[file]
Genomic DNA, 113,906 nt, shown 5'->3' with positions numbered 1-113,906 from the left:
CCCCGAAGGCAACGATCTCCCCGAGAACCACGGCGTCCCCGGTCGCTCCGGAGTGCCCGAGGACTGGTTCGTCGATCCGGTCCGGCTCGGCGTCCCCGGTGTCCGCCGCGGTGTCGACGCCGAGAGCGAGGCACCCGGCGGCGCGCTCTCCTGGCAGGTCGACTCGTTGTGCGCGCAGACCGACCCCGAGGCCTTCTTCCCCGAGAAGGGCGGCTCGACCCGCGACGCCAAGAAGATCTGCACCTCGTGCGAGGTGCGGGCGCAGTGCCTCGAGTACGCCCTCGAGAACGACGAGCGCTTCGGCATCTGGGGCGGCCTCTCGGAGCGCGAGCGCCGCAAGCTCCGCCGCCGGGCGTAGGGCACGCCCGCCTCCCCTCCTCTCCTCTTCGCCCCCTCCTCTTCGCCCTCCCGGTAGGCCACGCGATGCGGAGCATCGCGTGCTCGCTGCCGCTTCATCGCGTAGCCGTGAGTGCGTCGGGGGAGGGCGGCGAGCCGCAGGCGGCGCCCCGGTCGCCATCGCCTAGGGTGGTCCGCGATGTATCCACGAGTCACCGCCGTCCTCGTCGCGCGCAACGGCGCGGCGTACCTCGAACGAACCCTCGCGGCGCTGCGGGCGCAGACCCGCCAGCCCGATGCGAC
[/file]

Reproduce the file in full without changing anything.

Genomic DNA, 113,906 nt, shown 5'->3' with positions numbered 1-113,906 from the left:
CCCCGAAGGCAACGATCTCCCCGAGAACCACGGCGTCCCCGGTCGCTCCGGAGTGCCCGAGGACTGGTTCGTCGATCCGGTCCGGCTCGGCGTCCCCGGTGTCCGCCGCGGTGTCGACGCCGAGAGCGAGGCACCCGGCGGCGCGCTCTCCTGGCAGGTCGACTCGTTGTGCGCGCAGACCGACCCCGAGGCCTTCTTCCCCGAGAAGGGCGGCTCGACCCGCGACGCCAAGAAGATCTGCACCTCGTGCGAGGTGCGGGCGCAGTGCCTCGAGTACGCCCTCGAGAACGACGAGCGCTTCGGCATCTGGGGCGGCCTCTCGGAGCGCGAGCGCCGCAAGCTCCGCCGCCGGGCGTAGGGCACGCCCGCCTCCCCTCCTCTCCTCTTCGCCCCCTCCTCTTCGCCCTCCCGGTAGGCCACGCGATGCGGAGCATCGCGTGCTCGCTGCCGCTTCATCGCGTAGCCGTGAGTGCGTCGGGGGAGGGCGGCGAGCCGCAGGCGGCGCCCCGGTCGCCATCGCCTAGGGTGGTCCGCGATGTATCCACGAGTCACCGCCGTCCTCGTCGCGCGCAACGGCGCGGCGTACCTCGAACGAACCCTCGCGGCGCTGCGGGCGCAGACCCGCCAGCCCGATGCGAC